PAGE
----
Source: “The Coming Digital Revolution in Healthcare,” Altimeter Group and Definitive Insights, March 5, 2012

Managed Care’s Top Ten Articles of 2016

There’s a lot more going on in health care than mergers (Aetna-Humana, Anthem-Cigna) creating huge players. Hundreds of insurers operate in 50 different states. Self-insured employers, ACA public exchanges, Medicare Advantage, and Medicaid managed care plans crowd an increasingly complex market.

Major health care players are determined to make health information exchanges (HIEs) work. The push toward value-based payment alone almost guarantees that HIEs will be tweaked, poked, prodded, and overhauled until they deliver on their promise. The goal: straight talk from and among tech systems.

They bring a different mindset. They’re willing to work in teams and focus on the sort of evidence-based medicine that can guide health care’s transformation into a system based on value. One question: How well will this new generation of data-driven MDs deal with patients?

The surge of new MS treatments have been for the relapsing-remitting form of the disease. There’s hope for sufferers of a different form of MS. By homing in on CD20-positive B cells, ocrelizumab is able to knock them out and other aberrant B cells circulating in the bloodstream.

A flood of tests have insurers ramping up prior authorization and utilization review. Information overload is a problem. As doctors struggle to keep up, health plans need to get ahead of the development of the technology in order to successfully manage genetic testing appropriately.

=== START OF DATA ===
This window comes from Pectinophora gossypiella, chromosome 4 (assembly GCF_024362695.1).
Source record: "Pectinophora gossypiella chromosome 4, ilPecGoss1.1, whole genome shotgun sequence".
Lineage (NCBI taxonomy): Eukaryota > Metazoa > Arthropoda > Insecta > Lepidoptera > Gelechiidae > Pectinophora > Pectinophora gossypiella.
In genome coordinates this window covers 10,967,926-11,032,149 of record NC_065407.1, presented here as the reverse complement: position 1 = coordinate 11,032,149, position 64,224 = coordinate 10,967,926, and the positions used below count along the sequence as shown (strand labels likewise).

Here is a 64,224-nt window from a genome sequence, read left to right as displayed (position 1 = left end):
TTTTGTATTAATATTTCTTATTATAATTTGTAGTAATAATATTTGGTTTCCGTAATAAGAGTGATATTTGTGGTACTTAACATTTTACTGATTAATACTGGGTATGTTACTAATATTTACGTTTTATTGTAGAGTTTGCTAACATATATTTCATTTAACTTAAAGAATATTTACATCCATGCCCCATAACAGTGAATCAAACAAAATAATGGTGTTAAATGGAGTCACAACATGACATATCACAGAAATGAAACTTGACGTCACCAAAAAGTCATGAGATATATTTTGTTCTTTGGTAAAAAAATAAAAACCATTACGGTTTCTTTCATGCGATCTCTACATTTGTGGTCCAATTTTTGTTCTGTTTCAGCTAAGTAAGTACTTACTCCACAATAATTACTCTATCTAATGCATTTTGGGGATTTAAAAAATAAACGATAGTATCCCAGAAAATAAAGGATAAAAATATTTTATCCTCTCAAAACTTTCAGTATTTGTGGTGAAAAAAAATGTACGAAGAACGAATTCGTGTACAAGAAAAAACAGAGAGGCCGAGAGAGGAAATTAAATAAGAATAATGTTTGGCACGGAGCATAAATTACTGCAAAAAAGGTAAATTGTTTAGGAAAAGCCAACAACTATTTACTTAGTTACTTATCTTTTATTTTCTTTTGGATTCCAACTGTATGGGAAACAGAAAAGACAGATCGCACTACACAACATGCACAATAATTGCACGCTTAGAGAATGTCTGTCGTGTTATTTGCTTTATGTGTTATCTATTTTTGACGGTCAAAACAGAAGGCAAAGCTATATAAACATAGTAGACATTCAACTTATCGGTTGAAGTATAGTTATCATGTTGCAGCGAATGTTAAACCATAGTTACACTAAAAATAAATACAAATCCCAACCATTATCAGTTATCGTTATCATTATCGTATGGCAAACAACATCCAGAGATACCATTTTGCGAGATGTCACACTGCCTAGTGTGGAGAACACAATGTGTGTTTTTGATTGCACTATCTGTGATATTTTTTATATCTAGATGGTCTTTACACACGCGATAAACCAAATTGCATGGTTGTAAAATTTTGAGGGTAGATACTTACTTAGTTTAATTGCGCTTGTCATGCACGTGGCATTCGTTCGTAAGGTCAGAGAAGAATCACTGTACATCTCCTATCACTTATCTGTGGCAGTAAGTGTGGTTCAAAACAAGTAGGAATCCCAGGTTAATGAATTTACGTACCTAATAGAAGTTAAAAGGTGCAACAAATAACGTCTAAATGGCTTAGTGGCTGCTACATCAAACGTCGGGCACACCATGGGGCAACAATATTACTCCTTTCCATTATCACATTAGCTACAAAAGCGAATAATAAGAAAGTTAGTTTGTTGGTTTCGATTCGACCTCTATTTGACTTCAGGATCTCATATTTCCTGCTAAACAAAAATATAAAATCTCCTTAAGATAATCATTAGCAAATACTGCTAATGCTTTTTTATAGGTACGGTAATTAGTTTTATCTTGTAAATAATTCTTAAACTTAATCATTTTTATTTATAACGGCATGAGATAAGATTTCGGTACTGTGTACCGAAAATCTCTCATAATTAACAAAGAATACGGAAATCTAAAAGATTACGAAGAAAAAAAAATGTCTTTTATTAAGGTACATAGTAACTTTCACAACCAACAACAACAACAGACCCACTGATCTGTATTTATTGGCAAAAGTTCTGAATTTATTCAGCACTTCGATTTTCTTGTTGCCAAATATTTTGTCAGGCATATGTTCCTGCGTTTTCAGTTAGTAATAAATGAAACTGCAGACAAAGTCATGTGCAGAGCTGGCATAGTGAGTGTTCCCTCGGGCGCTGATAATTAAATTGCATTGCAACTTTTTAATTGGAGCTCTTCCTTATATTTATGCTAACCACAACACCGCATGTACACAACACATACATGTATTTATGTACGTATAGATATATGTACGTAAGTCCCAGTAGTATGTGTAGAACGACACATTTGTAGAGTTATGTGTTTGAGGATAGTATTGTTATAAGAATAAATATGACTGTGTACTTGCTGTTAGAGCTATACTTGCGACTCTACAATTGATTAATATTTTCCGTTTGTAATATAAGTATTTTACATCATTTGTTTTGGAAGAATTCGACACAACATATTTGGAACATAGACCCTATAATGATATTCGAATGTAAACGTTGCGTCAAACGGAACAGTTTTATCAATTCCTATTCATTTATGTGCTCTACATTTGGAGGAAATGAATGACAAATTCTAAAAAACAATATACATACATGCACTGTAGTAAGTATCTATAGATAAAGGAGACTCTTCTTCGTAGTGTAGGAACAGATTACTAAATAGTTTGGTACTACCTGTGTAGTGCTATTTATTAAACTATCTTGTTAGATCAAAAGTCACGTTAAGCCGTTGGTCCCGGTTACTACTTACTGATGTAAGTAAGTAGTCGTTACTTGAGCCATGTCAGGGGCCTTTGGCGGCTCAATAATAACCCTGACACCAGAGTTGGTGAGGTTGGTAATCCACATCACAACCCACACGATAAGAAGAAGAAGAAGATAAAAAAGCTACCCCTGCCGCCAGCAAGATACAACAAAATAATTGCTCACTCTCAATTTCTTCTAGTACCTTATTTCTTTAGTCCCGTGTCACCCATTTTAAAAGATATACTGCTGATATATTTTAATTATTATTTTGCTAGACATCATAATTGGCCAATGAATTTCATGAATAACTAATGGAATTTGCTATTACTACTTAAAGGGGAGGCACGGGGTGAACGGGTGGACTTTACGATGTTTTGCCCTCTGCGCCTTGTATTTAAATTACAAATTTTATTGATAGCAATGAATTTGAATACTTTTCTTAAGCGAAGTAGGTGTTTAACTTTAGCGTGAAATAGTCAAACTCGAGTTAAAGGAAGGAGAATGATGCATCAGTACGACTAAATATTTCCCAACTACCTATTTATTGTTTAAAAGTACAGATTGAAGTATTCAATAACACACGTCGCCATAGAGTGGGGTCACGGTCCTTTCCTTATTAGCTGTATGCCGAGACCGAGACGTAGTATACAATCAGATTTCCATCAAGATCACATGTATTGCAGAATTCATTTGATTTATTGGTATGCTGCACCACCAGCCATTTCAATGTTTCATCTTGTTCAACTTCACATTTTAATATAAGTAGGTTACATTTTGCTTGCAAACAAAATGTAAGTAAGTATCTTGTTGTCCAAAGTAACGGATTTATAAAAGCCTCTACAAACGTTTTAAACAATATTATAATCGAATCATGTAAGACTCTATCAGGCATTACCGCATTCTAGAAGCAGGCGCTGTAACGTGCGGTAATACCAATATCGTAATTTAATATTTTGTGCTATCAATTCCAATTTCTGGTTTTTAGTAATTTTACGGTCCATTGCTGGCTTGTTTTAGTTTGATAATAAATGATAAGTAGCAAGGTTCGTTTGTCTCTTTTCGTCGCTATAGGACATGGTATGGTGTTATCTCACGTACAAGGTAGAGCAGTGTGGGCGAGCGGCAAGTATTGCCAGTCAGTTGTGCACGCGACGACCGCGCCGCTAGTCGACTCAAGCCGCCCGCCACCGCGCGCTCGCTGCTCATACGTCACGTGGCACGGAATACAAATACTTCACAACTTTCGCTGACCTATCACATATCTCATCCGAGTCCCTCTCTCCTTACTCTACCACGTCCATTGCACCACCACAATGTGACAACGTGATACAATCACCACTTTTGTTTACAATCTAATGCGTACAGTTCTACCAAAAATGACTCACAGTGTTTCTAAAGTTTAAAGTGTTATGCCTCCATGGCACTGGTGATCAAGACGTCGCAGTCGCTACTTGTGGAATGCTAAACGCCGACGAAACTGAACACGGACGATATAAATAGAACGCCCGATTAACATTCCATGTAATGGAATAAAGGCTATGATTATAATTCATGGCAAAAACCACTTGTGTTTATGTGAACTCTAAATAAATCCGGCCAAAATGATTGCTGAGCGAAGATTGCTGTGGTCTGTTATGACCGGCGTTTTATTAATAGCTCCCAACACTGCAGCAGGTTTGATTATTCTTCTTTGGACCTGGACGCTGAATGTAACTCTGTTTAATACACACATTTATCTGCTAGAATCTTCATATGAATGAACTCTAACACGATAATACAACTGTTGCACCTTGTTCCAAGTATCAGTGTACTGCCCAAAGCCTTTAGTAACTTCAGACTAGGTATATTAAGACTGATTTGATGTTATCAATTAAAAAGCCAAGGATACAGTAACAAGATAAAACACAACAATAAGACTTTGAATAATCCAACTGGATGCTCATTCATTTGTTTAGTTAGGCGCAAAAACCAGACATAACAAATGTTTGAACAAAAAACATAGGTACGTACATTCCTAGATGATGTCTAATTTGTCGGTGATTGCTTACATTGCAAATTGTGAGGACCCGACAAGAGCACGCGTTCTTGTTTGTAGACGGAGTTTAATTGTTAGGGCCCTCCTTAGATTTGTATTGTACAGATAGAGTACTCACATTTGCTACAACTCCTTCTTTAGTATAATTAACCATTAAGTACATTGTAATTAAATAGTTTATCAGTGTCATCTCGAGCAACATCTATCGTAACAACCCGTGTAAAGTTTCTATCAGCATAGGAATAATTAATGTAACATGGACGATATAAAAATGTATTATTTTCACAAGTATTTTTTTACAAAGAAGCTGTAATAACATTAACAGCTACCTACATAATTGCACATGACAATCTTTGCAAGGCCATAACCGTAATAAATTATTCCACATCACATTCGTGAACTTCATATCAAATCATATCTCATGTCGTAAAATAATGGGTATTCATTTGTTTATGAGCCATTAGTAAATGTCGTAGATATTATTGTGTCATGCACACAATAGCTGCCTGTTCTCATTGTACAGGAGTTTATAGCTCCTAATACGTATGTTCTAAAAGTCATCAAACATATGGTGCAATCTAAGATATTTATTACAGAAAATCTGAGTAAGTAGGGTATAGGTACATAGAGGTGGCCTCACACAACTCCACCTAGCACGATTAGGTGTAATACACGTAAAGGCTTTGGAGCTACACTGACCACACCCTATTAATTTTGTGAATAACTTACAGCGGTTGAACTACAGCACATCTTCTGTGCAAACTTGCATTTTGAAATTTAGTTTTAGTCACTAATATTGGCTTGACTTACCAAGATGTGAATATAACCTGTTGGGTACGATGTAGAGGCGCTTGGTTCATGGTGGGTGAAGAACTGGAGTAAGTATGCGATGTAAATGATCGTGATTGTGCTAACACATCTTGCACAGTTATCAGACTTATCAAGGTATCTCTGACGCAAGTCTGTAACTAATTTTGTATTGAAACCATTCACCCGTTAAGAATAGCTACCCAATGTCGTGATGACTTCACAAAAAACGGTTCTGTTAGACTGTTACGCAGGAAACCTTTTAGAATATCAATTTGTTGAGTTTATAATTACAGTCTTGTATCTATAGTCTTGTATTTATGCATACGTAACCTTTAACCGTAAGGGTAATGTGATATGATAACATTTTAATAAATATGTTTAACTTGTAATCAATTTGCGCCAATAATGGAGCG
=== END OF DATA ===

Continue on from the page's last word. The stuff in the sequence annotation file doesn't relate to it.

Having the data is one thing. Knowing how to use it is another. Applying its computational power to the data, a company called RowdMap puts providers into high-, medium-, and low-value buckets compared with peers in their markets, using specific benchmarks to show why outliers differ from the norm.
Competition among manufacturers, industry consolidation, and capitalization on me-too drugs are cranking up generic and branded drug prices. This increase has compelled PBMs, health plan sponsors, and retail pharmacies to find novel ways to turn a profit, often at the expense of the consumer.
The development of recombinant DNA and other technologies has added a new dimension to care. These medications have revolutionized the treatment of rheumatoid arthritis and many of the other 80 or so autoimmune diseases. But they can be budget busters and have a tricky side effect profile.

Shelley Slade
Vogel, Slade & Goldstein

Hub programs have emerged as a profitable new line of business in the sales and distribution side of the pharmaceutical industry that has got more than its fair share of wheeling and dealing. But they spell trouble if they spark collusion, threaten patients, or waste federal dollars.

More companies are self-insuring—and it’s not just large employers that are striking out on their own. The percentage of employers who fully self-insure increased by 44% in 1999 to 63% in 2015. Self-insurance may give employers more control over benefit packages, and stop-loss protects them against uncapped liability.